Listen!
"Pizzica di cosimino"
song info
The performers were not only able musicians but akin to shamans who were able to find the appropriate rhythm for the kind of spider that had bit the patient. It is generally accepted that the tarantella is directly related to the ritual of the cult of Dionysus (the patron god of wine) of Ancient Greece.

There are many wonderful examples in almost all the recordings of Grico and Grecanico music.

The love songs of the region possess an irresistible beauty and attraction. The combination of an intricate rhythm section and melodic background and a vernacular lyrical tradition capable of expressing a wide range of emotions from unrequited love to outright lust is quite wondrous. Comparing it to the music and the vernacular poetry of the region of the Peloponnese (where the second wave of immigrants to Grecìa arrived from), the influence of the Italian musical tradition and the advantages of life in a tension-free environment (characteristic of that culture) become utterly palpable.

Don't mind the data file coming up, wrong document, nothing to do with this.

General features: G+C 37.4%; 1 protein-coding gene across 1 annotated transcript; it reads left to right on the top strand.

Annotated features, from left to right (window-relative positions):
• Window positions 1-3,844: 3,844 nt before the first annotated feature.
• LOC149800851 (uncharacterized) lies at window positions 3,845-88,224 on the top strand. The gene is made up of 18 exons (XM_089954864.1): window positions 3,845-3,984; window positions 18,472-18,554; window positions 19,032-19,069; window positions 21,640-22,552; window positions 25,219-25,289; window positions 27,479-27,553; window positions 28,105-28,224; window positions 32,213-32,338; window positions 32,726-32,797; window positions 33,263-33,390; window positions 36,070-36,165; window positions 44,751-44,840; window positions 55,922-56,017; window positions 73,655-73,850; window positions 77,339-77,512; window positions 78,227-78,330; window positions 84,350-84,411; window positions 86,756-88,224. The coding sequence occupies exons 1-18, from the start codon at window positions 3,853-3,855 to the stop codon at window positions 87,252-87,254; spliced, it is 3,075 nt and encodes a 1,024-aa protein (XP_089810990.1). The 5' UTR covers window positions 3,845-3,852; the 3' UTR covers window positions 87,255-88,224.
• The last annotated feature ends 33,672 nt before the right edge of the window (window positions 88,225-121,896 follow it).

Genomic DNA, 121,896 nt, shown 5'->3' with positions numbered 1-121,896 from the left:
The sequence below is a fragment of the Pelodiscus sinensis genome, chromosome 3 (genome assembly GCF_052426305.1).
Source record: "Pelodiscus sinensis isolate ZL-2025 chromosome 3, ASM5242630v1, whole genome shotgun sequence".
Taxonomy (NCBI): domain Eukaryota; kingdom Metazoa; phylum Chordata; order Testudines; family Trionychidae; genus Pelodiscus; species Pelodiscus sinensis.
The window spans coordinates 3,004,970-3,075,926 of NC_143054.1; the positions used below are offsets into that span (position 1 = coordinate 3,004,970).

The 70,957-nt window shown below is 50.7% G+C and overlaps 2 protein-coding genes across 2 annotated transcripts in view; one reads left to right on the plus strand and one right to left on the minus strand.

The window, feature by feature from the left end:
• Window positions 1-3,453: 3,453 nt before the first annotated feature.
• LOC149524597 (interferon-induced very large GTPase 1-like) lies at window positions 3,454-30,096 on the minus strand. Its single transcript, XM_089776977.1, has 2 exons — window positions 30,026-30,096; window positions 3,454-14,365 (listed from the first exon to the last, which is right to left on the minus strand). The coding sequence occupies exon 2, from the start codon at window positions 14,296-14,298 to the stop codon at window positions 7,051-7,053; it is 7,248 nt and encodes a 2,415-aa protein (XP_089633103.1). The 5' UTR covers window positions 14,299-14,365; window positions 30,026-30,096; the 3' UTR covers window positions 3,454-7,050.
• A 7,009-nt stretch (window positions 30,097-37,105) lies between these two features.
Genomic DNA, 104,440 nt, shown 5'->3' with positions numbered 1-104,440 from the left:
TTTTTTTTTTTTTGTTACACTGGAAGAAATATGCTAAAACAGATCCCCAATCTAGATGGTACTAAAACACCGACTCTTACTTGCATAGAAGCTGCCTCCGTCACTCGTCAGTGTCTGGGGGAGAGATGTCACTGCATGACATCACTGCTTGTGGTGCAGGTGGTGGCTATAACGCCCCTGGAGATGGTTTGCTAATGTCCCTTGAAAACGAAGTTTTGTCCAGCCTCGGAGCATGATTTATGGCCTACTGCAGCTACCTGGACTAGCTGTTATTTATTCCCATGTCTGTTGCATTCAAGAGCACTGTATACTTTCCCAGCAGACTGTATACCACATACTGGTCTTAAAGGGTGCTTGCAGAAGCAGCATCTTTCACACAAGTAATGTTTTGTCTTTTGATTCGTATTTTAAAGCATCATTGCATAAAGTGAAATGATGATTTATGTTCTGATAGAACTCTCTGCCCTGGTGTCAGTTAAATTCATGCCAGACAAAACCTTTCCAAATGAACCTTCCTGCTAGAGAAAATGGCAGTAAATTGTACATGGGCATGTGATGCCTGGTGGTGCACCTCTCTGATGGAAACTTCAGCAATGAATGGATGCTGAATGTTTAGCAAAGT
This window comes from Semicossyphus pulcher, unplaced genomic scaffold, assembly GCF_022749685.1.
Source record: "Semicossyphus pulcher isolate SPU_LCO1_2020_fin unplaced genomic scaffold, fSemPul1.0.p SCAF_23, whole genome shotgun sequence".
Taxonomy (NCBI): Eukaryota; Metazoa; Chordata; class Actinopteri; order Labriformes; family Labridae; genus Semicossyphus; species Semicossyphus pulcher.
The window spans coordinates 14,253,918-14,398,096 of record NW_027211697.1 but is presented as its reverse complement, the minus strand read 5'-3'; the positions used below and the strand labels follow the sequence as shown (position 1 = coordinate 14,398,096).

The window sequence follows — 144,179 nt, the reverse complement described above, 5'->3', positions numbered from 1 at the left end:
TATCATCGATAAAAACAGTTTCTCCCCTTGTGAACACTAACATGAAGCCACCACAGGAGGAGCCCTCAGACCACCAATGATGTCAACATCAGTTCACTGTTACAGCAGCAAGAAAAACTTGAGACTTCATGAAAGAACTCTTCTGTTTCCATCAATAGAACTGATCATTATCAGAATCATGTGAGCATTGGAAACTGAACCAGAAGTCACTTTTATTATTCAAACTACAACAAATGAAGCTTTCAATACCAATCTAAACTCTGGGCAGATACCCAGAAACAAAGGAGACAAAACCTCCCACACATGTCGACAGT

Here are some examples of that poetry:

(Aspro è tto chartì)

"Two good craftsmen did your portrait
And it was a success,
So that you could remain in the world for remembrance."

(Agàpimu fidela protinì)

"My faithful first love
I still see you in my sleep
But when I wake up I do not find you there
And I start to cry a lot.
Let my love into your heart
As I've let it into mine
That's the way things go
You should love those who love you."

(Malia)

"From the roses and the carnations
And the other scented flowers
I'd rather have a bed
Where you and I could lie together

If I were to kiss you
I feel that in a moment
The whole heavens
Would be wide open

But whatever I'm telling you is just like a dream
That immediately disappears
And I wake up and find myself
Worse than I have ever been."